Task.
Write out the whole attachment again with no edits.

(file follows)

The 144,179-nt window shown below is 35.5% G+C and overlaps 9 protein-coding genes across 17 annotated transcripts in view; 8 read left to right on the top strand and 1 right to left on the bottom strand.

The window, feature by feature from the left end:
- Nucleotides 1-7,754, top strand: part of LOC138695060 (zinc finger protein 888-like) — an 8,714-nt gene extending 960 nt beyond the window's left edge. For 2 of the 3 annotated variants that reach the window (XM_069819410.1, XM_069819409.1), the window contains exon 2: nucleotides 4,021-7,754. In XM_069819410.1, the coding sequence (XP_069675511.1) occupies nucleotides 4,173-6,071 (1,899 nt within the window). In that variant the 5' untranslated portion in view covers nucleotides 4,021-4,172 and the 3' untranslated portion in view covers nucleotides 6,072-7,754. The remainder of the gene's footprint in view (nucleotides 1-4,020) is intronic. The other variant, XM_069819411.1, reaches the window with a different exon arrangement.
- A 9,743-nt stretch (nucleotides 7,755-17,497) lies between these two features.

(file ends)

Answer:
The 144,179-nt window shown below is 35.5% G+C and overlaps 9 protein-coding genes across 17 annotated transcripts in view; 8 read left to right on the top strand and 1 right to left on the bottom strand.

The window, feature by feature from the left end:
- Nucleotides 1-7,754, top strand: part of LOC138695060 (zinc finger protein 888-like) — an 8,714-nt gene extending 960 nt beyond the window's left edge. For 2 of the 3 annotated variants that reach the window (XM_069819410.1, XM_069819409.1), the window contains exon 2: nucleotides 4,021-7,754. In XM_069819410.1, the coding sequence (XP_069675511.1) occupies nucleotides 4,173-6,071 (1,899 nt within the window). In that variant the 5' untranslated portion in view covers nucleotides 4,021-4,172 and the 3' untranslated portion in view covers nucleotides 6,072-7,754. The remainder of the gene's footprint in view (nucleotides 1-4,020) is intronic. The other variant, XM_069819411.1, reaches the window with a different exon arrangement.
- A 9,743-nt stretch (nucleotides 7,755-17,497) lies between these two features.